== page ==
Local residents wish to strongly object to the Council's plans.
Contact HAFCAC on 07899 752 877 or email email@example.com
As a resident of Hammersmith whose closest tube station is Ravenscourt
Park I feel it necessary to highlight the ongoing issue of having the station
serviced exclusively by the District line, regardless of the fact that the
Piccadilly line runs through the station also.
The appalling conditions on the District line, such as signalling problems
causing irregular and unreliable service and issues with infrastructure, will
not be alleviated until as late as 2017 according to TFL.
As bringing the District Line up to scratch will take a considerable time, local
residence should be provided with alternative and more efficient services.
London Underground has the ability to capitalise on an already established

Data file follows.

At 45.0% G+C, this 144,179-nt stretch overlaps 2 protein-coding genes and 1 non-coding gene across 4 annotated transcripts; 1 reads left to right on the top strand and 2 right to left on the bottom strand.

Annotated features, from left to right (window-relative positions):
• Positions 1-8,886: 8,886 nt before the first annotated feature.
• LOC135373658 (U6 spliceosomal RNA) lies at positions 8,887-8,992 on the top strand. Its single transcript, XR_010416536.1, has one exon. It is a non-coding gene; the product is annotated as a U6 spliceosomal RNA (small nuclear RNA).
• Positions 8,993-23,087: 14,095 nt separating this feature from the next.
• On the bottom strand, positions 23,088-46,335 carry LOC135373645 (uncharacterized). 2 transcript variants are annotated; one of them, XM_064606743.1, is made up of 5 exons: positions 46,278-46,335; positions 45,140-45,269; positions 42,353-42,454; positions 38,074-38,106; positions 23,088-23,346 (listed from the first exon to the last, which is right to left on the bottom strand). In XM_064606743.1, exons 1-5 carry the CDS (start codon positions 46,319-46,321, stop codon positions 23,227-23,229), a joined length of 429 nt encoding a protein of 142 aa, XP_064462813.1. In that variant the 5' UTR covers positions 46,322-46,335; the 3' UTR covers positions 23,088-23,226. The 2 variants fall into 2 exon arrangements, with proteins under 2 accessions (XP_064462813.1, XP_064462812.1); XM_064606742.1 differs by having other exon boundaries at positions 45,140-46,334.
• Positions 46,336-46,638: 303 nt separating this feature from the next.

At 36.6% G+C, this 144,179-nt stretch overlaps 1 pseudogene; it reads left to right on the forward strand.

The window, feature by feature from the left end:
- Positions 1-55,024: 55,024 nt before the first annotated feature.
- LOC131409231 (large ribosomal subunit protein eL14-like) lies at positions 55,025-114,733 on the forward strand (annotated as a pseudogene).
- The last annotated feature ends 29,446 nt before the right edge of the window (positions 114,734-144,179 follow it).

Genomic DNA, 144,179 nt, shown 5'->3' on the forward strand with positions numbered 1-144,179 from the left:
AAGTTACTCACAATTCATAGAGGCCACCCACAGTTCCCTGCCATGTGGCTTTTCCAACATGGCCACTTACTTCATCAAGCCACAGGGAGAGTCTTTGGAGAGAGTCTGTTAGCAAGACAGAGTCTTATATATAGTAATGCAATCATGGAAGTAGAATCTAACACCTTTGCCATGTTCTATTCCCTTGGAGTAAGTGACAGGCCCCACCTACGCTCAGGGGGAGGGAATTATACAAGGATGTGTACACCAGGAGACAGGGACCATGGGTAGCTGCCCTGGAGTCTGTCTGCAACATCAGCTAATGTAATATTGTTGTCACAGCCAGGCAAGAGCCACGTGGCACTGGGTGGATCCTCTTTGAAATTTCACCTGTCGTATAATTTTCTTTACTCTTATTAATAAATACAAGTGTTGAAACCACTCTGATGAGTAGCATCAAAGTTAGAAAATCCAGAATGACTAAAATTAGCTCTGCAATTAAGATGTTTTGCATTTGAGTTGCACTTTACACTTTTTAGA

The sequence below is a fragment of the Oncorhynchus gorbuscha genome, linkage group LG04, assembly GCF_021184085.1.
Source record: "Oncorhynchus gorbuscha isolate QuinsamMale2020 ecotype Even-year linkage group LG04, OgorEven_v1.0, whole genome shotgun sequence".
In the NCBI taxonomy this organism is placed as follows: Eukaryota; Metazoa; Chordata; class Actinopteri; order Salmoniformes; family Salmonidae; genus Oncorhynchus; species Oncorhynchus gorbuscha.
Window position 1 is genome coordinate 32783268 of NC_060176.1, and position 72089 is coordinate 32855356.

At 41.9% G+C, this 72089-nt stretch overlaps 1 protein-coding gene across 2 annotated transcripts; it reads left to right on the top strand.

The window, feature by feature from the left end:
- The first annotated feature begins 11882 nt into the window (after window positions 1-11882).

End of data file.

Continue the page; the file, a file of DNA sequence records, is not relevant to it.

asset by using the Ravenscourt Park station for BOTH the Piccadilly line and
the District line.
Currently 370 Piccadilly line trains pass through Ravenscourt Park in each
direction each day. Having the Piccadilly line stop at Ravenscourt Park would
offer much easier access to the city centre and Heathrow airport for local
A change in the Piccadilly line would mean a one-minute delay to current
services along the Piccadilly line creating little effect on commuters, but at
the same time having a considerable difference for local residence currently
required to change trains at Hammersmith or Acton Town in order to gain
Piccadilly services, minimising their journey time by approximately 15
The advantages of utilising Ravenscourt Park station continue when you
look at the problems faced at Hammersmith station, the closest Piccadilly
line change over, during peak times. The over-crowding of the station would
be minimised by the commuters being able to board/ terminate at
Ravenscourt Park as an alternative.